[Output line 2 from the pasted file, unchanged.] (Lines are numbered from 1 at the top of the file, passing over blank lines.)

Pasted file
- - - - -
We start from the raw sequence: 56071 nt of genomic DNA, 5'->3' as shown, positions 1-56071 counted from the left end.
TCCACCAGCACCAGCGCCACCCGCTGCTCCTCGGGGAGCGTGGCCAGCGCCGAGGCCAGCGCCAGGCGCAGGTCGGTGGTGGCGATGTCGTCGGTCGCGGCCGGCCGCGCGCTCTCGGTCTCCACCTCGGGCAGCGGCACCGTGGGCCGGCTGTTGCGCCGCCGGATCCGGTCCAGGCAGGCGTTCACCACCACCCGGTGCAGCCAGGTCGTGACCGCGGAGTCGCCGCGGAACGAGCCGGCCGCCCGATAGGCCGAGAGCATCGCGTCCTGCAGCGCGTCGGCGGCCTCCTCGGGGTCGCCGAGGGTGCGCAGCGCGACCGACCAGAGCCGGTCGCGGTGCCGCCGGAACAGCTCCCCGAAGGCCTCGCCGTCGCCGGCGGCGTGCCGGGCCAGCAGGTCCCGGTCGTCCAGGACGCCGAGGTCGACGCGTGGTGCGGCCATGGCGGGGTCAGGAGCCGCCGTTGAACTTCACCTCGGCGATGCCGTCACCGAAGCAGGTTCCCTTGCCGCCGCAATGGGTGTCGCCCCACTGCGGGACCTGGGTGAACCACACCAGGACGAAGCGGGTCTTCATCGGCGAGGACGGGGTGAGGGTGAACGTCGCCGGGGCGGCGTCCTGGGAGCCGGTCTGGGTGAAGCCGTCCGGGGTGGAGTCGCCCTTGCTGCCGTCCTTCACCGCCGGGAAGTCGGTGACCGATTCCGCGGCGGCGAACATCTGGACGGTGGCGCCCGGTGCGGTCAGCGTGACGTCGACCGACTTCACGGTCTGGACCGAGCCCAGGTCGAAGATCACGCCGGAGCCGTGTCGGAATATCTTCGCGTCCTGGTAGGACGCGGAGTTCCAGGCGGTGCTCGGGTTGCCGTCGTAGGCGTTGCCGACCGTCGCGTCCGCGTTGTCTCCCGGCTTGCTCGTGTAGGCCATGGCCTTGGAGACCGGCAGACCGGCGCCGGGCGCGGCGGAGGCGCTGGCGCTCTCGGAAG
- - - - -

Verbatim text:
TCCACCAGCACCAGCGCCACCCGCTGCTCCTCGGGGAGCGTGGCCAGCGCCGAGGCCAGCGCCAGGCGCAGGTCGGTGGTGGCGATGTCGTCGGTCGCGGCCGGCCGCGCGCTCTCGGTCTCCACCTCGGGCAGCGGCACCGTGGGCCGGCTGTTGCGCCGCCGGATCCGGTCCAGGCAGGCGTTCACCACCACCCGGTGCAGCCAGGTCGTGACCGCGGAGTCGCCGCGGAACGAGCCGGCCGCCCGATAGGCCGAGAGCATCGCGTCCTGCAGCGCGTCGGCGGCCTCCTCGGGGTCGCCGAGGGTGCGCAGCGCGACCGACCAGAGCCGGTCGCGGTGCCGCCGGAACAGCTCCCCGAAGGCCTCGCCGTCGCCGGCGGCGTGCCGGGCCAGCAGGTCCCGGTCGTCCAGGACGCCGAGGTCGACGCGTGGTGCGGCCATGGCGGGGTCAGGAGCCGCCGTTGAACTTCACCTCGGCGATGCCGTCACCGAAGCAGGTTCCCTTGCCGCCGCAATGGGTGTCGCCCCACTGCGGGACCTGGGTGAACCACACCAGGACGAAGCGGGTCTTCATCGGCGAGGACGGGGTGAGGGTGAACGTCGCCGGGGCGGCGTCCTGGGAGCCGGTCTGGGTGAAGCCGTCCGGGGTGGAGTCGCCCTTGCTGCCGTCCTTCACCGCCGGGAAGTCGGTGACCGATTCCGCGGCGGCGAACATCTGGACGGTGGCGCCCGGTGCGGTCAGCGTGACGTCGACCGACTTCACGGTCTGGACCGAGCCCAGGTCGAAGATCACGCCGGAGCCGTGTCGGAATATCTTCGCGTCCTGGTAGGACGCGGAGTTCCAGGCGGTGCTCGGGTTGCCGTCGTAGGCGTTGCCGACCGTCGCGTCCGCGTTGTCTCCCGGCTTGCTCGTGTAGGCCATGGCCTTGGAGACCGGCAGACCGGCGCCGGGCGCGGCGGAGGCGCTGGCGCTCTCGGAAG